Fig. 2 Experimental set-up for verification, where SF is spatial filter L0represents collimating lens, L1 and L2are Fourier lenses, and f1 and f2are their focal lengths respectively.
. The linearly polarized laser beam is collimated and illuminated to the SLM where the light wave is modulated to reconstruct the object complex amplitude. Then the −1st order of the reflected reconstructive beam is picked up after the beam goes through a “4f” filtering architecture, where the focal lengths of L1 and L2 are f1 and f2 respectively. 3D reconstructed light wave appears on the back focal plane of the second Fourier transform lens and recorded by the CCD. The light source is a solid laser with wavelength of 671nm; the reflective phase-only SLM (Holoeye PLUTO-VIS), with a pixel pitch of 8μm and a pixel number of 1920 × 1080, is employed to load the phase-only CGH with 256-level; and a CCD camera (INFINITY 4-11C) is used to record the results. The focal lengths f1 = f2 = 543mm and their apertures are both 120mm. In addition, the angle of tilt is maintained at 1.2°.

The reconstructed results are exhibited in Fig. 3
Fig. 3 (a) Intensity distributions of 2D gray bar and grating in experiment. Comparison between experimental results and ideal one of (b) 2D gray bar and that of (c) binary stripe image.
. Figure 3(a) is the intensity distribution recorded by CCD directly, where the upper half result illuminates the modulation ability of 256-gray-level image and the lower half result examines that of binary stripe image. To exhibit clearly, we plot the average results of the rows where the upper part and lower one are plotted in Figs. 3(b) and 3(c) respectively, where the red dashed lines stand for the ideal objects and the blue solid ones denote the experimental results, the vertical coordinates represent the normalized amplitude. As it is easily seen, the outcome of the amplitude modulation matches the ideal one generally when the normalized amplitude is more than 0.5, while there exists fluctuation when less than 0.5 (Fig. 3(b)), which might be caused by the dynamic range of CCD and the system noise. Moreover the binary stripe image is produced successfully (Fig. 3(c)).

For further demonstrating the feasibility of the proposed method, the random 2D image: two random Chinese characters “北理” with high contrast are used as a binary object, which located on the back focal plane of the second Fourier transform lens, so the target complex amplitude distribution can be obtained directly according to the intensity distribution of the image [1

1. J. W. Goodman, Introduction to Fourier Optics (Roberts & Company Publishers, 2005).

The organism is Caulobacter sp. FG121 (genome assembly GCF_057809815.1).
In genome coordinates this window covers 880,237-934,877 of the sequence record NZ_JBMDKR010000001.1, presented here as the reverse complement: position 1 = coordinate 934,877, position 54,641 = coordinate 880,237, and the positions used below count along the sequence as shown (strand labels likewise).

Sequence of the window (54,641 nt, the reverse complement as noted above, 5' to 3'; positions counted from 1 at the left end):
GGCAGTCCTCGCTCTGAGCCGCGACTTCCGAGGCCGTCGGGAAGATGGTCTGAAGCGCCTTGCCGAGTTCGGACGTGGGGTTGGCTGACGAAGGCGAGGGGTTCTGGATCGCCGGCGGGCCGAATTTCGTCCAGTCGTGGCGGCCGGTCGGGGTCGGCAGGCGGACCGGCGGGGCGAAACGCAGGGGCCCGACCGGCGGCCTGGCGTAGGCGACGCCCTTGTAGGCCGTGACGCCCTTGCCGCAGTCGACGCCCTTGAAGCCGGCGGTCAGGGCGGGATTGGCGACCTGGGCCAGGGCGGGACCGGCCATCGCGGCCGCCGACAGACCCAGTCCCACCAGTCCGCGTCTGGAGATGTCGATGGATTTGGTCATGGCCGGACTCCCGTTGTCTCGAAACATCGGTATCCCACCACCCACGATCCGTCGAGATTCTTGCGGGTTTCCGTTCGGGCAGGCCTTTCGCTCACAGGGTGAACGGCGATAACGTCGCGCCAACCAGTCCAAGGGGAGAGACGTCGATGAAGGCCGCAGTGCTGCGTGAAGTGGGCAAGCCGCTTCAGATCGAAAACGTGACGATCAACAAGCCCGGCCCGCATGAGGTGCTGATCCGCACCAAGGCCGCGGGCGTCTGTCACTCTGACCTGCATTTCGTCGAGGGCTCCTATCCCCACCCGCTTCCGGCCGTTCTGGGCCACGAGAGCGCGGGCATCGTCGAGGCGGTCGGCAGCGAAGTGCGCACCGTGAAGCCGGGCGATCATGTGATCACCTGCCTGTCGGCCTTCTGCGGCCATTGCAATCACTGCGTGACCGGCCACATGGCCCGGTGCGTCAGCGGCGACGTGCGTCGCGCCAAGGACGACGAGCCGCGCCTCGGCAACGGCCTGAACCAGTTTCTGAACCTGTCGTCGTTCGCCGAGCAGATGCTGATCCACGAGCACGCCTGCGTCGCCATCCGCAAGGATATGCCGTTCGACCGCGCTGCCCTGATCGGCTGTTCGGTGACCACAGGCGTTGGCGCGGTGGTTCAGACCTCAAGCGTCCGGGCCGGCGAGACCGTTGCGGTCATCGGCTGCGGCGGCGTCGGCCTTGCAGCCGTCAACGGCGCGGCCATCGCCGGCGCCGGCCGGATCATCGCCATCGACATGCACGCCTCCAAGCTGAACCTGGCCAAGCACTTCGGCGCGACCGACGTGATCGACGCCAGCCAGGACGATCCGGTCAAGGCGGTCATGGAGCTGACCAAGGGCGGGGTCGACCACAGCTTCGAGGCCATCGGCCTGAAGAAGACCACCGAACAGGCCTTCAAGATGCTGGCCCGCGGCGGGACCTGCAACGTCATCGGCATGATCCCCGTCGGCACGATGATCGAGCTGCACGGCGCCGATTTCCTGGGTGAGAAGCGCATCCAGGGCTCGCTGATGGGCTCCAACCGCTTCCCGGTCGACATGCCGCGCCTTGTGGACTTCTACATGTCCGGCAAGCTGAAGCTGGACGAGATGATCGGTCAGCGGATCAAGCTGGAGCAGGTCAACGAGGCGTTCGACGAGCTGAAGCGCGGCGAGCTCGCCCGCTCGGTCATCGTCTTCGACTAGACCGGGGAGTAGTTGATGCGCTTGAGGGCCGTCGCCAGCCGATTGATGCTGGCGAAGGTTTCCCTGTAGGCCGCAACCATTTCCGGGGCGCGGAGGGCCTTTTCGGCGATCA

]. All the other parameters are kept. The experimental reconstructed image is shown in Fig. 4(a)
Fig. 4 Experimental 2D image recorded on the CCD, where (a) is the binary result and (b) is a 256-gray-level result.
. It is evidently seen that the two Chinese characters are reconstructed successfully. Another random 256-gray-level image: a picture, cameraman, is tested as the target. The reconstructed result is recorded by CCD shown in Fig. 4(b). It is easily observed that the details of the columns and that of the tripod in the picture are displayed with high image quality. It is noted that we obtain the scene without random initial phase and iteration for calculating CGH. The zero-order noise produced by pixel structure of SLM is eliminated by the filtering architecture automatically. Although the some similar methods (such as that in Ref [18

18. H. Zhang, J. Xie, J. Liu, and Y. Wang, “Elimination of a zero-order beam induced by a pixelated spatial light modulator for holographic projection,” Appl. Opt. 48(30), 5834–5841 (2009). [CrossRef] [PubMed]

].) can be used to filter out the zero-order noise where only the Fourier kinoforms are applicable, our proposed method can achieve the modulation of both amplitude and phase for reconstructing the objects by complex holograms.

It is clear that the accurate reconstruction of amplitude distribution with high quality can be realized by using complex amplitude modulation based on phase-only hologram, which could be employed in 3D holographic display. Compared with traditional holographic project, the method is more suitable to be applied to 3D dynamic display for improving the image quality and the calculation speed.

3.3 3D holographic display by complex amplitude modulation

The complex amplitude modulation method can realize the 3D image reconstruction without refinement based on CGH calculated by the analytical polygon-based method. We now reconstruct 3D objects located at different positions, as shown in Fig. 5
Fig. 5 Schematic view of optical reconstruction of 3D scenes based on complex amplitude modulation by a single spatial light modulator (SLM), where d is the distance between two objects.
. The distances between two objects is d, and their surfaces are smooth with constant initial phase. Firstly, two Chinese characters are set as the target objects, and the size of each character is 6mm × 6mm and d = 300mm. The characters are reconstructed on the different planes, as shown in Fig. 6